Wow. That’s really cold. And you get all that just from lasers? Yep.

Hundreds of microkelvin is pretty awesome. No wonder this stuff is popular. Actually, the Doppler cooling limit is only the simplest approximation. It turns out that, in practice, optical molasses actually works much better than that.

Wait, something in physics works better than in the simple approximation? Is that even allowed? I know, it’s completely the opposite of what you expect, a rare violation of Murphy’s Law. But it’s true. While the very first experiments seemed to show temperatures at or above the Doppler limit, as people did more an more experiments with optical molasses, they started to see strange effects. Eventually, this led the Phillips group at NIST to go back and do a more careful measurement of the temperature of the atoms in the molasses (Paul Lett in the NIST group had been agitating for this for a while, apparently).

When they did, they found a really surprising result: rather than the 240 μK predicted by the Doppler cooling theory, they found the atoms had a temperature of about 40 μK, one-sixth what it should have been. This was surprising enough that they went and invented five new ways of measurin the temperature, and only published the result after all of them gave the same answers, and people in other labs reported seeing similar things.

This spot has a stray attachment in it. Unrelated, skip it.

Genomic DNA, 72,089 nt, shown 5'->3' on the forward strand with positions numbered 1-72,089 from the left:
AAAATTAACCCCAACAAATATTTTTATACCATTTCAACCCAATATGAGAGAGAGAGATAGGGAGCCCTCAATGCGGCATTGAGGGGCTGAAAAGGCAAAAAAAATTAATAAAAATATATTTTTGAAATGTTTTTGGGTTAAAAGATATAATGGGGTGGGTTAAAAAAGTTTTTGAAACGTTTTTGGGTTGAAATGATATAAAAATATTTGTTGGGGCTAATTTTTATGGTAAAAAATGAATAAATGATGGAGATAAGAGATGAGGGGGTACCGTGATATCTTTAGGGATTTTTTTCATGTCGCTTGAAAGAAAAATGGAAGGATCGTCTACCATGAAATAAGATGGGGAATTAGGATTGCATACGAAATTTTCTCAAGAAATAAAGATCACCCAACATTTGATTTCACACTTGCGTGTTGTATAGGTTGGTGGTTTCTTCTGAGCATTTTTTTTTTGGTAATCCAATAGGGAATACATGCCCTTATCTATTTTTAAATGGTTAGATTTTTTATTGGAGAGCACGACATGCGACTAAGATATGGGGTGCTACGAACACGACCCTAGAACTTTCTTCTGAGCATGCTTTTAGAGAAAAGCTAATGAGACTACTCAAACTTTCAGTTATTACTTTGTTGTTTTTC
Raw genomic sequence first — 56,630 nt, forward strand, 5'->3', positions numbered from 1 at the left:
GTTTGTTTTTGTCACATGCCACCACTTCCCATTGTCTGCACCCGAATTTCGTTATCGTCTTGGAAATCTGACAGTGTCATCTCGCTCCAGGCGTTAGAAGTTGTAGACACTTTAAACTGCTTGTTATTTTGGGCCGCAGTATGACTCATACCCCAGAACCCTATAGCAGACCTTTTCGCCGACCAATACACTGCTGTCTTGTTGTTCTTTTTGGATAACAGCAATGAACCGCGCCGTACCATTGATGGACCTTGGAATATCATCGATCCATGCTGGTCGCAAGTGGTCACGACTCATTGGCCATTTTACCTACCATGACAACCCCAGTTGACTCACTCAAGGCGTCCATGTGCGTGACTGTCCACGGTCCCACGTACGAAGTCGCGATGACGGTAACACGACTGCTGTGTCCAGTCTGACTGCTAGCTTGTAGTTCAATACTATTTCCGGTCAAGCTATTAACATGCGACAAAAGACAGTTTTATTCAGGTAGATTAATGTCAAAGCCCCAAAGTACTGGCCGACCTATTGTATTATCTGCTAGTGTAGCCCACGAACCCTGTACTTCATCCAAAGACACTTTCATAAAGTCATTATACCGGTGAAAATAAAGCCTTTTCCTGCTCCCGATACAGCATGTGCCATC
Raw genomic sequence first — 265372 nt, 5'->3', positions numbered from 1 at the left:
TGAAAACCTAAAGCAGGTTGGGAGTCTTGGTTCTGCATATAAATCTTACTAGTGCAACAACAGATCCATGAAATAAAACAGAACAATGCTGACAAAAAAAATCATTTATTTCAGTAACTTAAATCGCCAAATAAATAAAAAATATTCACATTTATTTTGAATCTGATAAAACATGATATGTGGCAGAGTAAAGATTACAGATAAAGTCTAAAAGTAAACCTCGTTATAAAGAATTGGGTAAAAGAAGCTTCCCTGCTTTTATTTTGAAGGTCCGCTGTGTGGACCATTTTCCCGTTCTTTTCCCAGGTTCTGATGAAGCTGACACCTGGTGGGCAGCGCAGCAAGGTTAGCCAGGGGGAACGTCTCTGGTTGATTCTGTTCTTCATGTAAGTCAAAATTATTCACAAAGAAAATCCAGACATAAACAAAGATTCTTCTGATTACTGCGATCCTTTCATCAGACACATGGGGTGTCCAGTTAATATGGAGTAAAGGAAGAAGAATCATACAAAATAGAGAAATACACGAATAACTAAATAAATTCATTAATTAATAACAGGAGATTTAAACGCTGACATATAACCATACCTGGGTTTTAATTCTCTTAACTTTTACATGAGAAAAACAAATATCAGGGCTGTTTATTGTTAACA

So, how does something end up working better than the simple theory? Well, there are four pieces to the puzzle, and some of those will need to wait for a later post. One of them, though, is that adding more laser beams isn’t quite as simple as I made out above. The beams do affect each other somewhat, because, after all, light behaves as a wave, and you get interference between waves in the same region of space. If the polarization of the waves is exactly the same, for example, you get a pattern of bright and dark spots– regions where the light is much more intense than the simple sum of the two beams, and regions where there’s no light at all. You can avoid the intensity variation by changing the direction of the light polarization, but that doesn’t change the fact that the beams interfere– it just shifts the modulation from the intensity of the light to the polarization. The resulting pattern of light polarizations turns out to be critical to “sub-Doppler” cooling.

The full explanation, however, will need to wait for another post. Next up, we’ll talk about how to use light to exert forces on atoms without scattering photons, which is another of the factors that comes into play for sub-Doppler cooling.

You’re a cruel tease, you know that? Yeah, well, I need to keep people reading…

Comments

  1. [...] last post in this series on the core technologies of cold-atom physics dealt with optical molasses, where you use the scattering of light to exert forces on atoms to make them very, very cold. It [...]